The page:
• close family • small boat • big world •

Fort Island

December 17, 2015

by Paula
at sea

[We visited Fort Island about three weeks ago.] 

Fort Island lies between Parika and Bartica, in Guyana's Essequibo River. Long ago a seat of government, it was an important location during the Dutch colonial period.

Tourists still come to visit the oldest non-military building in the country, the Court of Policy building that now houses the tiny Dutch Heritage Museum. They can also tour the remains of Fort Zeelandia, for which the island is named. Bring your own snacks and water, as nothing else is here, save the smattering of tiny shacks and cement structures that house the island's meager population. There are only 50 or so people still eeking out an existence here.

The well-worn and roughly-built dock sets the stage for the state of structures on shore.

The bathroom in the dock-house gives us our first impression of just how basic life is on this island. The toilet is a hole in a seat that leads to the river below.

The only road on this island is for foot traffic. It was recently upgraded to paving stones just a few years ago. Your choice, once off the dock, is to either go left or go right, that's it.

The Guyana Coast Guard has a base here. Their boat is kept at this rickety dock.

Fort Zeelandia, constructed in 1744, was built to protect the interests of the Dutch West India Company from English and French rivals, as well as from rebellious slaves within the colony.

The Dutch Heritage Museum is small, but holds some interesting information. The structure, built shortly after the construction of the fort, was used to hold Court of Policy meetings and as a church. He wanted to join our tour, but no dogs allowed.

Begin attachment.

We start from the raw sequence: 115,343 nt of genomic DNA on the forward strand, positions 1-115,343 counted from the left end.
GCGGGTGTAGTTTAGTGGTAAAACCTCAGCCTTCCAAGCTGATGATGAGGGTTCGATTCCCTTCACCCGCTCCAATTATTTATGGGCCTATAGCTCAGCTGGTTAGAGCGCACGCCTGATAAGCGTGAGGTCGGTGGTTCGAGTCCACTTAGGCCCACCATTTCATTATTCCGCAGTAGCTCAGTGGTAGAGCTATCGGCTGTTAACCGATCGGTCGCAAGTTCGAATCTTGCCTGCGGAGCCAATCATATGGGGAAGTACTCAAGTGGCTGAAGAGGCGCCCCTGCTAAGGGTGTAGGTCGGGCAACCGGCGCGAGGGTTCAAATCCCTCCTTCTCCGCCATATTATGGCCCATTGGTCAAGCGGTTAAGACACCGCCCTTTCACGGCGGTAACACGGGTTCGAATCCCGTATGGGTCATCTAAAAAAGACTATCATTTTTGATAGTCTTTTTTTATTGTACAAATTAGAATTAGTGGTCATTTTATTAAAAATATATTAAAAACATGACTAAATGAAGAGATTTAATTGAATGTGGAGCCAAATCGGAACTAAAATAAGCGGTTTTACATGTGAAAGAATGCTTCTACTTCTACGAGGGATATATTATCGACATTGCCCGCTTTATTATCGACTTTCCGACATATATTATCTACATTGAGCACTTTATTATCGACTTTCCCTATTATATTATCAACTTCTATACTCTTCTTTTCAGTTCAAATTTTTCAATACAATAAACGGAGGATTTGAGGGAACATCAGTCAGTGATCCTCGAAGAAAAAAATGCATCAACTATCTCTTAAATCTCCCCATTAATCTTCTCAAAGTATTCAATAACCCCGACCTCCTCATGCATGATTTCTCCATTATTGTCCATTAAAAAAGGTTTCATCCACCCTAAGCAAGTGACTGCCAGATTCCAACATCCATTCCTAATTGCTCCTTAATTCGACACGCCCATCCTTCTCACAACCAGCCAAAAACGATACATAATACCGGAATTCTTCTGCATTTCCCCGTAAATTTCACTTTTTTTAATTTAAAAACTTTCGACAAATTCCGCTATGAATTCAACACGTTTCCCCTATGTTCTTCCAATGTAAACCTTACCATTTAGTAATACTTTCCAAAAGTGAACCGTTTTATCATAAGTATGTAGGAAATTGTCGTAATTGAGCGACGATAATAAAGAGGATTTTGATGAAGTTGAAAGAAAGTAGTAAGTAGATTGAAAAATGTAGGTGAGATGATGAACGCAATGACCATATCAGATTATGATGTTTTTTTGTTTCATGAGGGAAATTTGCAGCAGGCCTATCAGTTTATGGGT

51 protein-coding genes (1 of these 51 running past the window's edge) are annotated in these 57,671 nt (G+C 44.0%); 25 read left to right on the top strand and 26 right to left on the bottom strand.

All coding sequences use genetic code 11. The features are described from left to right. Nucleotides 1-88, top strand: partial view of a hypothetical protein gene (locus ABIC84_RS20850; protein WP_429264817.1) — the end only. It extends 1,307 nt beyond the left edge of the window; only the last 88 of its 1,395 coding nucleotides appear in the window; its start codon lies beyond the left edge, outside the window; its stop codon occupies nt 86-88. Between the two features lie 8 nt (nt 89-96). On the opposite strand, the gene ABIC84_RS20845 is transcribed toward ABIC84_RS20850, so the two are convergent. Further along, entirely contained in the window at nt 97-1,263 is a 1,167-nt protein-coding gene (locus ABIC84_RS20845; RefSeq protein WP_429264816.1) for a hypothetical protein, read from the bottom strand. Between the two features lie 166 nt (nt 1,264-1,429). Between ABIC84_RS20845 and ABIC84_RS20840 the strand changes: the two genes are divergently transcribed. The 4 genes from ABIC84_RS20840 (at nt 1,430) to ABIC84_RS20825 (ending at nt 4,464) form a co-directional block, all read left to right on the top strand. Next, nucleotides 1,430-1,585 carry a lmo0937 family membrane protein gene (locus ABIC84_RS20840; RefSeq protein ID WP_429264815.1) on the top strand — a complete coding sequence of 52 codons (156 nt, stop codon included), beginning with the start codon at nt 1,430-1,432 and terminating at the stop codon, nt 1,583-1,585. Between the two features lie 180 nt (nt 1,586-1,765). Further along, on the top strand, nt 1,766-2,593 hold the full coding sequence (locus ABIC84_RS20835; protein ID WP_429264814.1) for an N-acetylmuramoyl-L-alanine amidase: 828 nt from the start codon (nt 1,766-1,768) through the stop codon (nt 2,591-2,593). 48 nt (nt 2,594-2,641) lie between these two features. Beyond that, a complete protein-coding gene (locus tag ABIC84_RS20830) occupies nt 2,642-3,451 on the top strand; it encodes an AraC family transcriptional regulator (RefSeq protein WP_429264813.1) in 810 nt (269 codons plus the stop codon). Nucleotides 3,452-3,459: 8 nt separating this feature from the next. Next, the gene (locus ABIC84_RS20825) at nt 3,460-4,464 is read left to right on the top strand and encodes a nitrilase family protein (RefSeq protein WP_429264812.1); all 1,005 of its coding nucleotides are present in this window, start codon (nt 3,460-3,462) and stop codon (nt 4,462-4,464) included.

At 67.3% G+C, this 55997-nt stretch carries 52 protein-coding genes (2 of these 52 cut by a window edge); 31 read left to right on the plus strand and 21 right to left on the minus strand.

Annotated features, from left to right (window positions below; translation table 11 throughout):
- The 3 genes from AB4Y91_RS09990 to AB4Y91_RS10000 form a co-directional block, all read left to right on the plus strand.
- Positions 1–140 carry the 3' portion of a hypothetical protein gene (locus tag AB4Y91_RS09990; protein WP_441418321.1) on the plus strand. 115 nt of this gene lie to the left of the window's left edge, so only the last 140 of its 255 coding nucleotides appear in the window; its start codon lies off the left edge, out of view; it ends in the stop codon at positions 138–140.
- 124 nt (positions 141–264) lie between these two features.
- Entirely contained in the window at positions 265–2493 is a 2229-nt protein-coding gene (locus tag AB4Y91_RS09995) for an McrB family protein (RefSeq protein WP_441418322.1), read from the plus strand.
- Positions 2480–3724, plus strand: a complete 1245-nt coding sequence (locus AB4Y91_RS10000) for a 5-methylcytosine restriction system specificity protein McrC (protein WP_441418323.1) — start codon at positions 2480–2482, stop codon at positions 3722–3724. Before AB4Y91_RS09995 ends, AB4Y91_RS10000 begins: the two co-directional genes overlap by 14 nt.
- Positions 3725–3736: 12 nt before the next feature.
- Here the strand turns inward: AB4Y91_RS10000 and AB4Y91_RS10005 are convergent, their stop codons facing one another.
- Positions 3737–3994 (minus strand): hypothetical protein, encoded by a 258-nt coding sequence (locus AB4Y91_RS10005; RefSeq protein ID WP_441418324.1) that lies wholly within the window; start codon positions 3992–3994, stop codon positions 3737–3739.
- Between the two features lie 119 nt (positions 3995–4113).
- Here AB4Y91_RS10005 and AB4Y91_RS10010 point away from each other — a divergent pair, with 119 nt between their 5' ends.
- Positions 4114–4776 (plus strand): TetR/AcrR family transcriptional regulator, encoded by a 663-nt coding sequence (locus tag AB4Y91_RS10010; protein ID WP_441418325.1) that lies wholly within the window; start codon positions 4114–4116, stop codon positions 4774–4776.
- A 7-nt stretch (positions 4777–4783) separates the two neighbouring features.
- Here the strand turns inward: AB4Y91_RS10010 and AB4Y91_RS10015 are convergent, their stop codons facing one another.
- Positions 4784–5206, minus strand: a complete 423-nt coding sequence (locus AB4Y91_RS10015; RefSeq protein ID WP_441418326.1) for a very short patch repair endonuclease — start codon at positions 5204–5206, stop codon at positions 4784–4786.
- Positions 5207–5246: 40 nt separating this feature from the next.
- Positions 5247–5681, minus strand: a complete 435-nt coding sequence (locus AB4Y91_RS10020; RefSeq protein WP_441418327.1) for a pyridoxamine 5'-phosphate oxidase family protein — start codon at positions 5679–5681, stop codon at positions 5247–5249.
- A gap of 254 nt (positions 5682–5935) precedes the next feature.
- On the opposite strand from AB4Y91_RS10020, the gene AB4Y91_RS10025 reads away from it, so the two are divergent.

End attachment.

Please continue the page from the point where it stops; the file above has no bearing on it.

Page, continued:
Life here is more basic than we have seen before. Nothing connects this island to the mainland other than the small boats that travel to and from here. No electric lines, no running water, no wifi. Some here have solar panels that generate electricity. Bottled water is brought in or rainwater collected in cisterns. Cooking is done on small clay ovens or open fires, though a few houses have propane stoves.

Yet life here seemed good, at least for those we talked to. We met Tony and Mohammad, who both enjoyed life on this small island. They were incredibly generous, sending us off with bags full of fruits and vegetables picked from their land, an orchid plant they had brought back from the interior bush, an excavated bottle from Dutch colonial times, and an offer of free land should we decide to build a home there. Tony's home is below on the left. To the right below, Mohammad leads us to his plot of land.

We visited the one-room school, run by Mohammad's wife, Charlene. She has ten students, though most rarely show up.

It's hard to image living in a place as undeveloped and isolated as Fort Island. But something a feeling lingers... this unique island is a very special place.